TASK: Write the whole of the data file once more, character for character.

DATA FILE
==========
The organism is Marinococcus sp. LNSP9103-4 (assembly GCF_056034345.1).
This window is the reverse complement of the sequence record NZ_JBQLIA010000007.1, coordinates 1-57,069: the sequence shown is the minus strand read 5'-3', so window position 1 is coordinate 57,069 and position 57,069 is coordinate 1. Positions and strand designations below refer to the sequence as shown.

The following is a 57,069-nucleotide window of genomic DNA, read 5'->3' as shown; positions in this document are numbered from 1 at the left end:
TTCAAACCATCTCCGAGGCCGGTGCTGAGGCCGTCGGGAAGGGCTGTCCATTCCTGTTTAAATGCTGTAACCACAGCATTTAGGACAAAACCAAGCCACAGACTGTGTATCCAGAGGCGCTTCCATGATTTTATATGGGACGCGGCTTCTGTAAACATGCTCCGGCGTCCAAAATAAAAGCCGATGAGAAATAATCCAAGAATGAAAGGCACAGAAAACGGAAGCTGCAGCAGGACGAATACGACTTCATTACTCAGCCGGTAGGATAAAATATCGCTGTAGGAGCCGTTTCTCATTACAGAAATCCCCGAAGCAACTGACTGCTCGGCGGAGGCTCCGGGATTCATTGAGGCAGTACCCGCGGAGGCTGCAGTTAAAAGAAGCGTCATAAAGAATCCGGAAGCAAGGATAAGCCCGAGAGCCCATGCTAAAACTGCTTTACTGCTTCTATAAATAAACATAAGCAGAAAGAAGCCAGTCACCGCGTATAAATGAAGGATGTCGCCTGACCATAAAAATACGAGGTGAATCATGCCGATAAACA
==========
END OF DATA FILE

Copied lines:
The organism is Marinococcus sp. LNSP9103-4 (assembly GCF_056034345.1).
This window is the reverse complement of the sequence record NZ_JBQLIA010000007.1, coordinates 1-57,069: the sequence shown is the minus strand read 5'-3', so window position 1 is coordinate 57,069 and position 57,069 is coordinate 1. Positions and strand designations below refer to the sequence as shown.

The following is a 57,069-nucleotide window of genomic DNA, read 5'->3' as shown; positions in this document are numbered from 1 at the left end:
TTCAAACCATCTCCGAGGCCGGTGCTGAGGCCGTCGGGAAGGGCTGTCCATTCCTGTTTAAATGCTGTAACCACAGCATTTAGGACAAAACCAAGCCACAGACTGTGTATCCAGAGGCGCTTCCATGATTTTATATGGGACGCGGCTTCTGTAAACATGCTCCGGCGTCCAAAATAAAAGCCGATGAGAAATAATCCAAGAATGAAAGGCACAGAAAACGGAAGCTGCAGCAGGACGAATACGACTTCATTACTCAGCCGGTAGGATAAAATATCGCTGTAGGAGCCGTTTCTCATTACAGAAATCCCCGAAGCAACTGACTGCTCGGCGGAGGCTCCGGGATTCATTGAGGCAGTACCCGCGGAGGCTGCAGTTAAAAGAAGCGTCATAAAGAATCCGGAAGCAAGGATAAGCCCGAGAGCCCATGCTAAAACTGCTTTACTGCTTCTATAAATAAACATAAGCAGAAAGAAGCCAGTCACCGCGTATAAATGAAGGATGTCGCCTGACCATAAAAATACGAGGTGAATCATGCCGATAAACA